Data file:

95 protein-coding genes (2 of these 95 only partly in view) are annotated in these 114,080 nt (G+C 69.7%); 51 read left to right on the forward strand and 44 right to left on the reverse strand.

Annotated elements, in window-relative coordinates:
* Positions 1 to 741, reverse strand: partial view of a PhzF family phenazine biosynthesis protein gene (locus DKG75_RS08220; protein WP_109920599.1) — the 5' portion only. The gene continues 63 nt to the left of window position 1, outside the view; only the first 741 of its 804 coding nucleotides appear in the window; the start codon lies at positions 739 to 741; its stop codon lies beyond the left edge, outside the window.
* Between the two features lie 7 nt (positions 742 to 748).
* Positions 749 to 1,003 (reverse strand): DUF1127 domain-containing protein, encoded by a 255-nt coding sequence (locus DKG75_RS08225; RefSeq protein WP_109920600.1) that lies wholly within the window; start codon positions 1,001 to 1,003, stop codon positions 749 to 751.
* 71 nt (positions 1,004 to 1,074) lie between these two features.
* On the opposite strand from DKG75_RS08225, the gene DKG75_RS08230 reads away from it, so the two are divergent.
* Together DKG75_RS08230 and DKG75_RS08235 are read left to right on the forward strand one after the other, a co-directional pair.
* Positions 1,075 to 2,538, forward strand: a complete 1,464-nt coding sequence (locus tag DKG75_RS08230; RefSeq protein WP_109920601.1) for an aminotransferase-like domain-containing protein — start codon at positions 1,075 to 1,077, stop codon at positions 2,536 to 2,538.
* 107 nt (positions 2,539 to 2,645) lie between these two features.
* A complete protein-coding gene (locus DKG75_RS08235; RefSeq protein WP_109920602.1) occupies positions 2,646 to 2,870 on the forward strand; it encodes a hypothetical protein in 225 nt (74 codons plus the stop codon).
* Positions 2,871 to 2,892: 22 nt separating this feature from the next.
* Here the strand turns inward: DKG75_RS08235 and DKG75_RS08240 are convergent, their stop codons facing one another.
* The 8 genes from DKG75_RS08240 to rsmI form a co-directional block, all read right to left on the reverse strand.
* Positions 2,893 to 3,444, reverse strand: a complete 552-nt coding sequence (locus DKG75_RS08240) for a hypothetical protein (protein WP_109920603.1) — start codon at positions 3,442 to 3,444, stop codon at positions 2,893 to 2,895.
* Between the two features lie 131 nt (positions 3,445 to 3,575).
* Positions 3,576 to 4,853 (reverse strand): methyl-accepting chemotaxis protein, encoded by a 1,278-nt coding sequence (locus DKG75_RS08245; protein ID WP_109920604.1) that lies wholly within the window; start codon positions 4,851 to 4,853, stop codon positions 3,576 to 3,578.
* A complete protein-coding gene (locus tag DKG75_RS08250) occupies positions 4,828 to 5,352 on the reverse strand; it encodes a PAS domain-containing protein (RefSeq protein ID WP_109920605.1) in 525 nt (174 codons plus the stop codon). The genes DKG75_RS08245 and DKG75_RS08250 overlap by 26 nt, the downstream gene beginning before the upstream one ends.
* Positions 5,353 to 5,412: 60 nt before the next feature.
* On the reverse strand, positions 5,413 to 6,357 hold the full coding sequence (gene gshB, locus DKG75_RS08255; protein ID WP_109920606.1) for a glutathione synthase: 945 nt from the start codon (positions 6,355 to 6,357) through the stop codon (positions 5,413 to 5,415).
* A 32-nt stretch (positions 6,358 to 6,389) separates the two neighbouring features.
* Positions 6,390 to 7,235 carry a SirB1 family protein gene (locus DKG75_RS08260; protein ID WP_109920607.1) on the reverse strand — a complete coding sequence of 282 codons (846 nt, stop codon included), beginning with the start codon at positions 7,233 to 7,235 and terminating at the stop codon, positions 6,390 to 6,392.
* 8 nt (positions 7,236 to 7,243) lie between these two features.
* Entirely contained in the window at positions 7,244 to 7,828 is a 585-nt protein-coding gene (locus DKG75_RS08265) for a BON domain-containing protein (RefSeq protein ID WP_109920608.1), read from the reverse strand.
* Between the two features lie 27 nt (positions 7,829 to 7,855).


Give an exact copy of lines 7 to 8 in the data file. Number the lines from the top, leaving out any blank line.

* On the opposite strand from DKG75_RS08225, the gene DKG75_RS08230 reads away from it, so the two are divergent.
* Together DKG75_RS08230 and DKG75_RS08235 are read left to right on the forward strand one after the other, a co-directional pair.